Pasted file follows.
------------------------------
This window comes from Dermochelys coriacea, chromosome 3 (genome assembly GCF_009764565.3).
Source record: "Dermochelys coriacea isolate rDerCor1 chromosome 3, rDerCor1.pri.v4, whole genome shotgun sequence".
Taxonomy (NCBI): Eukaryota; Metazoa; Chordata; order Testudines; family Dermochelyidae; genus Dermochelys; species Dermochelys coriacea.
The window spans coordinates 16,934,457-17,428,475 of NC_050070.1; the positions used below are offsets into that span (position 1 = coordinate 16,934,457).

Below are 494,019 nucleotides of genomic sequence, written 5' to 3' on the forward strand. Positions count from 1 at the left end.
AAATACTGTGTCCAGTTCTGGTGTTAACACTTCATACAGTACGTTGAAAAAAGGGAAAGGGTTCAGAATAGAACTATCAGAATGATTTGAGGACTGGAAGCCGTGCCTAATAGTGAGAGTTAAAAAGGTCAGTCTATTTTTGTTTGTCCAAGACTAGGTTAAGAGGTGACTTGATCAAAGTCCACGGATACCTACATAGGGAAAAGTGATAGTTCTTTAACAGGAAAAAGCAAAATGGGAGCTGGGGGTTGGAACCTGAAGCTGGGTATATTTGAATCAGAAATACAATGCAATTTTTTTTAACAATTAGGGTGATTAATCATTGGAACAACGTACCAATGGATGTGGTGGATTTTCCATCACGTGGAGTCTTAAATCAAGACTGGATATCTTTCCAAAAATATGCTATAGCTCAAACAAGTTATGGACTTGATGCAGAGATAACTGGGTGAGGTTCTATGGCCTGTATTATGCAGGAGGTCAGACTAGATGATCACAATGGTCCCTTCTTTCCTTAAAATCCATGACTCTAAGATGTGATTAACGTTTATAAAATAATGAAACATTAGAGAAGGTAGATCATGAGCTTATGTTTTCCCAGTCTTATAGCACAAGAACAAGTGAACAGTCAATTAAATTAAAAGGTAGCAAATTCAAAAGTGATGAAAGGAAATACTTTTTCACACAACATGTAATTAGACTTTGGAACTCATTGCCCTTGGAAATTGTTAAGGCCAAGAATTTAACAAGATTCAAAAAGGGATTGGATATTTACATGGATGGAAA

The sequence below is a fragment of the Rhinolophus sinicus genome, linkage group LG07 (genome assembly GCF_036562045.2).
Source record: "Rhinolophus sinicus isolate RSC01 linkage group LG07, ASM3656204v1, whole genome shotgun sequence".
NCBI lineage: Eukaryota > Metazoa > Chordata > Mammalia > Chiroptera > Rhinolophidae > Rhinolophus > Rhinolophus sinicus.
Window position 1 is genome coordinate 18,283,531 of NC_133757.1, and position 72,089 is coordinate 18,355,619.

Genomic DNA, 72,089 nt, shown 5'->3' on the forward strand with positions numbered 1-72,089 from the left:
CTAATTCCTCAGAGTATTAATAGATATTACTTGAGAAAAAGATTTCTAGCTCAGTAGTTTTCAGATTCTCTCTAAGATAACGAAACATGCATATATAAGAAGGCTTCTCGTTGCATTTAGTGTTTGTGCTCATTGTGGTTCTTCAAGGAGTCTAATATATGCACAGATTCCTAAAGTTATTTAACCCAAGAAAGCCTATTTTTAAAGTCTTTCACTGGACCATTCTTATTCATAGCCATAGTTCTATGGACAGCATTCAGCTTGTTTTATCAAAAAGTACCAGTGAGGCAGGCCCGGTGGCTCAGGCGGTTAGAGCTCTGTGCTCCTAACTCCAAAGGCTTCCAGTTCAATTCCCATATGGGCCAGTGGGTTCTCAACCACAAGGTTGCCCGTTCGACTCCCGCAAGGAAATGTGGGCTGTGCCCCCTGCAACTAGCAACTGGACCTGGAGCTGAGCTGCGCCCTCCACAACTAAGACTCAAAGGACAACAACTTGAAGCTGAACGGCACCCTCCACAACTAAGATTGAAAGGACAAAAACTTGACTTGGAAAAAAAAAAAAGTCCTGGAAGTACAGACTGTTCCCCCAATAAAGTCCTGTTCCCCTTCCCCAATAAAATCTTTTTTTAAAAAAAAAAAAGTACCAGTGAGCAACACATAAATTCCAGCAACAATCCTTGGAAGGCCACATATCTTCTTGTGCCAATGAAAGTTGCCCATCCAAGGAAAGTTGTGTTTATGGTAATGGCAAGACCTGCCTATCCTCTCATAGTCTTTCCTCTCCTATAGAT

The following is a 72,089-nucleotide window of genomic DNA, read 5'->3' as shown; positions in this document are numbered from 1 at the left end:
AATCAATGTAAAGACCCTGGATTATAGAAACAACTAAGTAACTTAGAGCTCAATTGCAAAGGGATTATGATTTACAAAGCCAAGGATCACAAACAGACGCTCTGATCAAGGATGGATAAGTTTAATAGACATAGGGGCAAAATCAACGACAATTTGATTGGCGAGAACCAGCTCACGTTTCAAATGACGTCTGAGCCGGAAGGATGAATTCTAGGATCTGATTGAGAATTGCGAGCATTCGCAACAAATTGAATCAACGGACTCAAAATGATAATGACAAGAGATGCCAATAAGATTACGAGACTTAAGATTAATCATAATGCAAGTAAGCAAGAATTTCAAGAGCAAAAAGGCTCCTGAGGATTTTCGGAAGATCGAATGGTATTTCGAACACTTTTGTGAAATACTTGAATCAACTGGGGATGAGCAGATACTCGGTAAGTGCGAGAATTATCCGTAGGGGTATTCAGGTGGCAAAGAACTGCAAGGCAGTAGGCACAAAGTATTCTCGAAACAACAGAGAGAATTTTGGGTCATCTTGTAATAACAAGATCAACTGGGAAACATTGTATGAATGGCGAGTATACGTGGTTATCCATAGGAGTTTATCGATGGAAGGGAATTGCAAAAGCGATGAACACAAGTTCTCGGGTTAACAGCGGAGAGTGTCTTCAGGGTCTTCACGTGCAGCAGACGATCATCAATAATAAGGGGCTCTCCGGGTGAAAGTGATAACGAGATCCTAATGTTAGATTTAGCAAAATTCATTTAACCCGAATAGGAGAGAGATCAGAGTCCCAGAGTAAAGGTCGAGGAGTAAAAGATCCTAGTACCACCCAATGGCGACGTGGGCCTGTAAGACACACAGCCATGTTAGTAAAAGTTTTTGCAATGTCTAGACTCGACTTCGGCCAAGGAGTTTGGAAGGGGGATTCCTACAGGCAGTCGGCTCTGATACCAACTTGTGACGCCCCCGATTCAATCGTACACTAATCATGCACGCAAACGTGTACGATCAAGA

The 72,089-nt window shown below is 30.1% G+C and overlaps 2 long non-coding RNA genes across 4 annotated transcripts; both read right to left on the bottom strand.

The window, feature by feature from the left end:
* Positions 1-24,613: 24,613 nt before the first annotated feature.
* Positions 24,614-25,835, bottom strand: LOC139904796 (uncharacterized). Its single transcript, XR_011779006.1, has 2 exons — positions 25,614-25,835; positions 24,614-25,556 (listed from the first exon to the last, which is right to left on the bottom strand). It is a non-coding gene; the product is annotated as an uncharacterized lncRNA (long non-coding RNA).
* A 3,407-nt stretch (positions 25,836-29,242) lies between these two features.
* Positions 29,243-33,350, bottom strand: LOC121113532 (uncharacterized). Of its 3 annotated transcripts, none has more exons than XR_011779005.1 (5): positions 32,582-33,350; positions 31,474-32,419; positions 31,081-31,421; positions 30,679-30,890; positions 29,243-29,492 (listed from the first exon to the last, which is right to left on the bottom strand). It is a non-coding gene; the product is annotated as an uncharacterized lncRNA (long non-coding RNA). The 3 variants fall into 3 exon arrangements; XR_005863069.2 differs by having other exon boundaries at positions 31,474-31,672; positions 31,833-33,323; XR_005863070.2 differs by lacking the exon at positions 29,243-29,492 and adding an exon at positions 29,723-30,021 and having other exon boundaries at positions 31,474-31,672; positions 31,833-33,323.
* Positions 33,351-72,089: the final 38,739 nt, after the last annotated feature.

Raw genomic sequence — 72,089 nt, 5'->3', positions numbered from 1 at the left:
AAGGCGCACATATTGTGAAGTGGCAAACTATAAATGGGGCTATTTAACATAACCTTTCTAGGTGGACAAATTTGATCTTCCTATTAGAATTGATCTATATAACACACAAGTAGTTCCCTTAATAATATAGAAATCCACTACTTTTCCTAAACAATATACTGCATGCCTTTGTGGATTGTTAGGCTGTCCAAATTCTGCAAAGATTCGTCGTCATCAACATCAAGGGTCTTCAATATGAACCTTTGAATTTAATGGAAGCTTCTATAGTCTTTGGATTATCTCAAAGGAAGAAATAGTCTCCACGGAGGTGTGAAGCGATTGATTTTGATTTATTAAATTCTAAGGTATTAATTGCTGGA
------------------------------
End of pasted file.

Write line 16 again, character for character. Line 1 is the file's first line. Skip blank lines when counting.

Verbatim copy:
The window, feature by feature from the left end: